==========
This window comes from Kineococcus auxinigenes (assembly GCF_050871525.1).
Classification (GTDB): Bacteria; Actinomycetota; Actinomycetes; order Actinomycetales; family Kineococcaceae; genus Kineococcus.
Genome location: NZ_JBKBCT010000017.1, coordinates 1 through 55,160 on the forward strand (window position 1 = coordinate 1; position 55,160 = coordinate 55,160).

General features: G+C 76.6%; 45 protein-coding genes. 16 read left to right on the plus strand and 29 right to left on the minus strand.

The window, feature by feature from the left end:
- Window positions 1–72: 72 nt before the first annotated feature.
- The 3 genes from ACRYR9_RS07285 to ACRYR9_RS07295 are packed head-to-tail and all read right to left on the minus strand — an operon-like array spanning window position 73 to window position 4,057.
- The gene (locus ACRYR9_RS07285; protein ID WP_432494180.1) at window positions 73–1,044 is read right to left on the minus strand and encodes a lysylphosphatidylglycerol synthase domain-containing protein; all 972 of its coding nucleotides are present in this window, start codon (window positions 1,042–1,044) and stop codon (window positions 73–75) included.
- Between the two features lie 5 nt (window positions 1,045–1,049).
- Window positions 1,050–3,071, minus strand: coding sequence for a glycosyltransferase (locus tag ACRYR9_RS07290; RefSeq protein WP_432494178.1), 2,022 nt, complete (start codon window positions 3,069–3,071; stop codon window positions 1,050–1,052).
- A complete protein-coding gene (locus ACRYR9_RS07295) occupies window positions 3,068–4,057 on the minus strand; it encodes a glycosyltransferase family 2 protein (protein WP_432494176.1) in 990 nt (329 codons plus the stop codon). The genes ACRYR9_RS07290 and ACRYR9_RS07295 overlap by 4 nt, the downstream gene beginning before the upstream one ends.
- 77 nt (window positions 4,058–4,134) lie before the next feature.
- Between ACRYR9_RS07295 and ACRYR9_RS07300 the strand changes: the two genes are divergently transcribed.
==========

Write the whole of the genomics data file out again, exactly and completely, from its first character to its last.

This window comes from Kineococcus auxinigenes (assembly GCF_050871525.1).
Classification (GTDB): Bacteria; Actinomycetota; Actinomycetes; order Actinomycetales; family Kineococcaceae; genus Kineococcus.
Genome location: NZ_JBKBCT010000017.1, coordinates 1 through 55,160 on the forward strand (window position 1 = coordinate 1; position 55,160 = coordinate 55,160).

General features: G+C 76.6%; 45 protein-coding genes. 16 read left to right on the plus strand and 29 right to left on the minus strand.

The window, feature by feature from the left end:
- Window positions 1–72: 72 nt before the first annotated feature.
- The 3 genes from ACRYR9_RS07285 to ACRYR9_RS07295 are packed head-to-tail and all read right to left on the minus strand — an operon-like array spanning window position 73 to window position 4,057.
- The gene (locus ACRYR9_RS07285; protein ID WP_432494180.1) at window positions 73–1,044 is read right to left on the minus strand and encodes a lysylphosphatidylglycerol synthase domain-containing protein; all 972 of its coding nucleotides are present in this window, start codon (window positions 1,042–1,044) and stop codon (window positions 73–75) included.
- Between the two features lie 5 nt (window positions 1,045–1,049).
- Window positions 1,050–3,071, minus strand: coding sequence for a glycosyltransferase (locus tag ACRYR9_RS07290; RefSeq protein WP_432494178.1), 2,022 nt, complete (start codon window positions 3,069–3,071; stop codon window positions 1,050–1,052).
- A complete protein-coding gene (locus ACRYR9_RS07295) occupies window positions 3,068–4,057 on the minus strand; it encodes a glycosyltransferase family 2 protein (protein WP_432494176.1) in 990 nt (329 codons plus the stop codon). The genes ACRYR9_RS07290 and ACRYR9_RS07295 overlap by 4 nt, the downstream gene beginning before the upstream one ends.
- 77 nt (window positions 4,058–4,134) lie before the next feature.
- Between ACRYR9_RS07295 and ACRYR9_RS07300 the strand changes: the two genes are divergently transcribed.